Lest this be put down as merely heightened sensitivity about a particular spot, it is very much of a piece with the positions of Hamas, which remains more popular than Mahmoud Abbas and his Fatah Party in the West Bank as well as the Gaza Strip they already rule. Hamas still demands the eradication of Israel and the expulsion/slaughter of its Jewish population. So why should we be surprised that the PA and its official media dismiss any Jewish claims to the city or its holy spots and seek to gin up more religiously inspired violence over the fact that some Israelis took a walk on the Temple Mount?

It would be one thing if only Hamas or those Palestinians that can be dismissed as “extremists” sought to inflame passions over the Temple Mount. But when Abbas’s PLO does this, it illustrates the way all Palestinian factions—moderate as well as extreme—routinely attempt to hype blood libels about the mosques in order to keep the political temperature at fever pitch.

We don’t know yet whether this latest incident is a repeat of the PA’s exploitation of Ariel Sharon’s walk on the Temple Mount that was the excuse for setting off the second intifada violence that Yasir Arafat had already planned to incite. But whether the harbinger of a third intifada or just routine violence, the real provocations on the Mount are not about Jews with nationalist views taking walks but rather about Arabs that seek a Jew-free Jerusalem.

Read Less

Obama, Media Call for Segregation in Israel

The most concerning aspect to the periodic arguments between President Obama and Israeli Prime Minister Netanyahu is not that they fight, but what they fight about. No one expects a disagreement about how to approach the Iranian nuclear program not to raise the temperature a bit; it’s something many Israelis consider an existential threat and it would shift the balance of power in global politics further away from the West while isolating Israel even more. If the two are going to argue, in other words, argue over something important.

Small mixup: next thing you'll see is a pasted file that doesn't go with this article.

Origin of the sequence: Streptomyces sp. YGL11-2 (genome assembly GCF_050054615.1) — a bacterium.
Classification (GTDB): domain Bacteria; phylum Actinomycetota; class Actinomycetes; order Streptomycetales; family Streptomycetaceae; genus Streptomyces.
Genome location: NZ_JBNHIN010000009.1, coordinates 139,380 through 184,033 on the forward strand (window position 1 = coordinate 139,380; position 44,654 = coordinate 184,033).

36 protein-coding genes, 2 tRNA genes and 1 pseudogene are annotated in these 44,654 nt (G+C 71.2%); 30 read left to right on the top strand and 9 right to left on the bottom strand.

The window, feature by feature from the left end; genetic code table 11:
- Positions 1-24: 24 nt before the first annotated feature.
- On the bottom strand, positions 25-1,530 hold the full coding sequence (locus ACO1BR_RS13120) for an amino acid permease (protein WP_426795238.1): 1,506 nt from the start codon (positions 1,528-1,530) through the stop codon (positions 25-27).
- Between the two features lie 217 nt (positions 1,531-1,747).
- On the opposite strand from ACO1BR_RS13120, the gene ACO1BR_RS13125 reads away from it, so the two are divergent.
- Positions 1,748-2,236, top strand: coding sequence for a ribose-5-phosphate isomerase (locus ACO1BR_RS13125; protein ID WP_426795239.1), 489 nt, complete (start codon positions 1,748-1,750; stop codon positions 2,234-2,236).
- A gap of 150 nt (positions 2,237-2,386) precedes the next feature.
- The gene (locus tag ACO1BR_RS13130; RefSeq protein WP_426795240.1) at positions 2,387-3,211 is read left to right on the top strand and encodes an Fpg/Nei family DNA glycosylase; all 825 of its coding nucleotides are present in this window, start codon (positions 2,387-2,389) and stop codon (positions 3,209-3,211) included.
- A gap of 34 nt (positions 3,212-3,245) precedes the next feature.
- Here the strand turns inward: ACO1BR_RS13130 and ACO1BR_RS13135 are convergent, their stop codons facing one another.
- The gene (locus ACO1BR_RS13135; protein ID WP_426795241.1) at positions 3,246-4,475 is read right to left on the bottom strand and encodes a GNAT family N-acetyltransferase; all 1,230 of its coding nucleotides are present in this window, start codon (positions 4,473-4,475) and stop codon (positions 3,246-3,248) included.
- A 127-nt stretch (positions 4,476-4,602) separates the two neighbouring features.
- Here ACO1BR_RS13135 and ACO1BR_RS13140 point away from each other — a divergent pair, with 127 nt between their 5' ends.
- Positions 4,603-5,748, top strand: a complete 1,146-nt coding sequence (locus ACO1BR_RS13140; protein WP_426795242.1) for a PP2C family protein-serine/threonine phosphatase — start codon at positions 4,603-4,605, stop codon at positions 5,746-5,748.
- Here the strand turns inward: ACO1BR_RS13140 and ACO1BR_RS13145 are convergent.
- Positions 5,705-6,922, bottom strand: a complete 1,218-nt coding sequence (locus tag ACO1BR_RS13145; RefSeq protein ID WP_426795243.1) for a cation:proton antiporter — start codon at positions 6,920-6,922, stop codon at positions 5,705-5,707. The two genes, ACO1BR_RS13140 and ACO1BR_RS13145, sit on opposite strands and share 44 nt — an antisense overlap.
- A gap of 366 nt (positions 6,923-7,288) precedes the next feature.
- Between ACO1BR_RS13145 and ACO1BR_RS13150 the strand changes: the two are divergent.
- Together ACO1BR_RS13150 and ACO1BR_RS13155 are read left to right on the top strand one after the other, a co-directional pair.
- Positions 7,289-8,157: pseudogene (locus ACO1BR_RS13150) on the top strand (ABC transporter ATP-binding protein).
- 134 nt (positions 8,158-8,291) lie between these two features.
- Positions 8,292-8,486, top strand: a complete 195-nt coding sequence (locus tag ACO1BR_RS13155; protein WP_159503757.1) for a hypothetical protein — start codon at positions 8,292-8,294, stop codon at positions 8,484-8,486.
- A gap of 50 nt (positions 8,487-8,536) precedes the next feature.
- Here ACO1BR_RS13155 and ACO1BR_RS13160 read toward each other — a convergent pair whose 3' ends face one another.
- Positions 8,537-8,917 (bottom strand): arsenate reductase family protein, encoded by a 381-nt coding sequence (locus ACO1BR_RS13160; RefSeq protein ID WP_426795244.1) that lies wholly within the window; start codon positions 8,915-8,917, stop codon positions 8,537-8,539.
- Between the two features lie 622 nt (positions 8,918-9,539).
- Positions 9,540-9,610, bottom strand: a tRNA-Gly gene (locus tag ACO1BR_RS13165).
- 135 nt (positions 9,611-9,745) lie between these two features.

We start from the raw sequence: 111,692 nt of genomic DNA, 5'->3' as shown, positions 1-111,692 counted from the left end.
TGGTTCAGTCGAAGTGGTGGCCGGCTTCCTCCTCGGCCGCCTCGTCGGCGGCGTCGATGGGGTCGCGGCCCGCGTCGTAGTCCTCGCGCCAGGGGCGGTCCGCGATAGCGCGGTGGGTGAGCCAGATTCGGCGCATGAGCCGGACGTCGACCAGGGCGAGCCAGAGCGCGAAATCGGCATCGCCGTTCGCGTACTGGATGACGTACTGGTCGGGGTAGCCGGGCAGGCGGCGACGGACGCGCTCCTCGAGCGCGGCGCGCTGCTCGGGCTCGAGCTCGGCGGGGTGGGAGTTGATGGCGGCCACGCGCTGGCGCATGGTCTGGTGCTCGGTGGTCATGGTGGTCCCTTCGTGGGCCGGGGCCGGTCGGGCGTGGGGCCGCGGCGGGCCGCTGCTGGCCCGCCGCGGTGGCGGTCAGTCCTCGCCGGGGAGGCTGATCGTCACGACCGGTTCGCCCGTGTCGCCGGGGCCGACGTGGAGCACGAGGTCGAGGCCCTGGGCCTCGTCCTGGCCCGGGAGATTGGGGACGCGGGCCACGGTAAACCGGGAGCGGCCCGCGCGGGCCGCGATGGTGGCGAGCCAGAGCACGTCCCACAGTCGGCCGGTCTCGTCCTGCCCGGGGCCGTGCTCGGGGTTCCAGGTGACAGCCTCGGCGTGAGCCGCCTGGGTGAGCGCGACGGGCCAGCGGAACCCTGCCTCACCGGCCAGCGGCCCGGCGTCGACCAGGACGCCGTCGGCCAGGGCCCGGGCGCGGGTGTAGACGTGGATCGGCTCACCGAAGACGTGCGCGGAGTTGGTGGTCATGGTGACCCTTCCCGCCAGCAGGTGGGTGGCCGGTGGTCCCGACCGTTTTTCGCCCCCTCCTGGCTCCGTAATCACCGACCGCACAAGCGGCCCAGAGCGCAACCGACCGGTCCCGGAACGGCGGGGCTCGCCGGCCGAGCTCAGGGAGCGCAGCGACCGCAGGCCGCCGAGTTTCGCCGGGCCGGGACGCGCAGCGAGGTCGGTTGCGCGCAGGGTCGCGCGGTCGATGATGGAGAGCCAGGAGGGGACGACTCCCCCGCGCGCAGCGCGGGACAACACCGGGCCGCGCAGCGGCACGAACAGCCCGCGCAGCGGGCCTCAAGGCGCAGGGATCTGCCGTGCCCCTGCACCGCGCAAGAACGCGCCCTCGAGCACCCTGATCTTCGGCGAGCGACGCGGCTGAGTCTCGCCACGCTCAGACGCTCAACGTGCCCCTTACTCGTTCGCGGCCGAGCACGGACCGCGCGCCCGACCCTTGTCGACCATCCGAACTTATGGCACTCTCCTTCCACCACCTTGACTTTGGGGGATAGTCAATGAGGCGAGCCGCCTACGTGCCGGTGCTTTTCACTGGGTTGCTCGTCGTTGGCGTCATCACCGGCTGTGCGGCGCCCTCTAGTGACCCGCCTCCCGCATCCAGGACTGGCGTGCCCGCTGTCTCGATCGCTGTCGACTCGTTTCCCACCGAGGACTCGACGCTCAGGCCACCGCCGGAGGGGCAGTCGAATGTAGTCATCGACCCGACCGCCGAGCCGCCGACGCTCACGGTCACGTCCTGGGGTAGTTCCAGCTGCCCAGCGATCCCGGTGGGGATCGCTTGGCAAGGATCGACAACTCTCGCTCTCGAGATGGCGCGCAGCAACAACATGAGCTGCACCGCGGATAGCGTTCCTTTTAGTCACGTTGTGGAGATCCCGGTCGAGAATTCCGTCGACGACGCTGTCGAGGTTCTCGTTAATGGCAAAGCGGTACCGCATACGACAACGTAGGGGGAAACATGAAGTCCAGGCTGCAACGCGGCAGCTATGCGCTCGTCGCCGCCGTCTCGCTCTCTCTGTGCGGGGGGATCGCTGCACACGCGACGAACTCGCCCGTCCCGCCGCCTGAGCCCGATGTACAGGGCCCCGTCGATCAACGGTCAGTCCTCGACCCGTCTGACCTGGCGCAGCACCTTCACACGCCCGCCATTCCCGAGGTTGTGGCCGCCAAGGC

Read More

The most concerning aspect to the periodic arguments between President Obama and Israeli Prime Minister Netanyahu is not that they fight, but what they fight about. No one expects a disagreement about how to approach the Iranian nuclear program not to raise the temperature a bit; it’s something many Israelis consider an existential threat and it would shift the balance of power in global politics further away from the West while isolating Israel even more. If the two are going to argue, in other words, argue over something important.

But you can tell the relationship is really on the rocks by the fights the Obama administration chooses to pick, most recently on two issues: Jewish construction in Givat Hamatos, a Jerusalem community just over the green line, and the private sale of existing homes in the Jerusalem neighborhood of Silwan from Arabs to Jews. The case of Givat Hamatos is standard fare for fights over settlements: although the Obama administration is wrong here (as usual), it’s a petty but classic fight to pick for American officials looking to take potshots at Israel. (Though the optics of telling black Ethiopian immigrants they must live in substandard housing is not the Obama administration’s proudest moment, to be sure.)